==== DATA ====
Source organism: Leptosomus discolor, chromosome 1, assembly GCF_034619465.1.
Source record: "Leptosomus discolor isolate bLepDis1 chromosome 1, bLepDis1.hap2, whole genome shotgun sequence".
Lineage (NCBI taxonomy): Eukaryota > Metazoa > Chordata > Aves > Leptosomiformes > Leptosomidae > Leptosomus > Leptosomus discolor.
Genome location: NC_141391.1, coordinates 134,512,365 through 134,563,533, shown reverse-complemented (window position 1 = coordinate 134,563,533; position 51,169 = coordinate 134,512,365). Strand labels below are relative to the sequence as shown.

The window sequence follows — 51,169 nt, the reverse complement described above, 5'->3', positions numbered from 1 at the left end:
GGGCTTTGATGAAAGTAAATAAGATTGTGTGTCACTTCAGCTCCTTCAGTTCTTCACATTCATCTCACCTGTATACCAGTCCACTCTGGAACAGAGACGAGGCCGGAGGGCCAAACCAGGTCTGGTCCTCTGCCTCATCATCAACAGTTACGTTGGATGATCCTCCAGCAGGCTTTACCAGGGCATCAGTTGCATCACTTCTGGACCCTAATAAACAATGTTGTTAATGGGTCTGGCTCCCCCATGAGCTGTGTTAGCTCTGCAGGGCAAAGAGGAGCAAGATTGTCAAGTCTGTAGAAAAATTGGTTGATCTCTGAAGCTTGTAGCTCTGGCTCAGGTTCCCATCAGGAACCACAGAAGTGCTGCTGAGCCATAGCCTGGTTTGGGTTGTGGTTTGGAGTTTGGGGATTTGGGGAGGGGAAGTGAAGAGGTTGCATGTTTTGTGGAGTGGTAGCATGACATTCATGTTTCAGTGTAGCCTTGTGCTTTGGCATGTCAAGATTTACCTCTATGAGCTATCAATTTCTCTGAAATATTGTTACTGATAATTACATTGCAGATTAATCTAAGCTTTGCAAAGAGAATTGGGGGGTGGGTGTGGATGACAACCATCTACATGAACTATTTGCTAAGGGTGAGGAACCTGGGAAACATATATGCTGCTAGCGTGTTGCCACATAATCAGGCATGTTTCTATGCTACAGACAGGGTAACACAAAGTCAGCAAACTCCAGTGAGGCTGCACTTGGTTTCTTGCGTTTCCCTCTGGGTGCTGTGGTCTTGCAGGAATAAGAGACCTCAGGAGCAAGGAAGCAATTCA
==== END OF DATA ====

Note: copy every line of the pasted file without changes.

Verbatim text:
Source organism: Leptosomus discolor, chromosome 1, assembly GCF_034619465.1.
Source record: "Leptosomus discolor isolate bLepDis1 chromosome 1, bLepDis1.hap2, whole genome shotgun sequence".
Lineage (NCBI taxonomy): Eukaryota > Metazoa > Chordata > Aves > Leptosomiformes > Leptosomidae > Leptosomus > Leptosomus discolor.
Genome location: NC_141391.1, coordinates 134,512,365 through 134,563,533, shown reverse-complemented (window position 1 = coordinate 134,563,533; position 51,169 = coordinate 134,512,365). Strand labels below are relative to the sequence as shown.

The window sequence follows — 51,169 nt, the reverse complement described above, 5'->3', positions numbered from 1 at the left end:
GGGCTTTGATGAAAGTAAATAAGATTGTGTGTCACTTCAGCTCCTTCAGTTCTTCACATTCATCTCACCTGTATACCAGTCCACTCTGGAACAGAGACGAGGCCGGAGGGCCAAACCAGGTCTGGTCCTCTGCCTCATCATCAACAGTTACGTTGGATGATCCTCCAGCAGGCTTTACCAGGGCATCAGTTGCATCACTTCTGGACCCTAATAAACAATGTTGTTAATGGGTCTGGCTCCCCCATGAGCTGTGTTAGCTCTGCAGGGCAAAGAGGAGCAAGATTGTCAAGTCTGTAGAAAAATTGGTTGATCTCTGAAGCTTGTAGCTCTGGCTCAGGTTCCCATCAGGAACCACAGAAGTGCTGCTGAGCCATAGCCTGGTTTGGGTTGTGGTTTGGAGTTTGGGGATTTGGGGAGGGGAAGTGAAGAGGTTGCATGTTTTGTGGAGTGGTAGCATGACATTCATGTTTCAGTGTAGCCTTGTGCTTTGGCATGTCAAGATTTACCTCTATGAGCTATCAATTTCTCTGAAATATTGTTACTGATAATTACATTGCAGATTAATCTAAGCTTTGCAAAGAGAATTGGGGGGTGGGTGTGGATGACAACCATCTACATGAACTATTTGCTAAGGGTGAGGAACCTGGGAAACATATATGCTGCTAGCGTGTTGCCACATAATCAGGCATGTTTCTATGCTACAGACAGGGTAACACAAAGTCAGCAAACTCCAGTGAGGCTGCACTTGGTTTCTTGCGTTTCCCTCTGGGTGCTGTGGTCTTGCAGGAATAAGAGACCTCAGGAGCAAGGAAGCAATTCA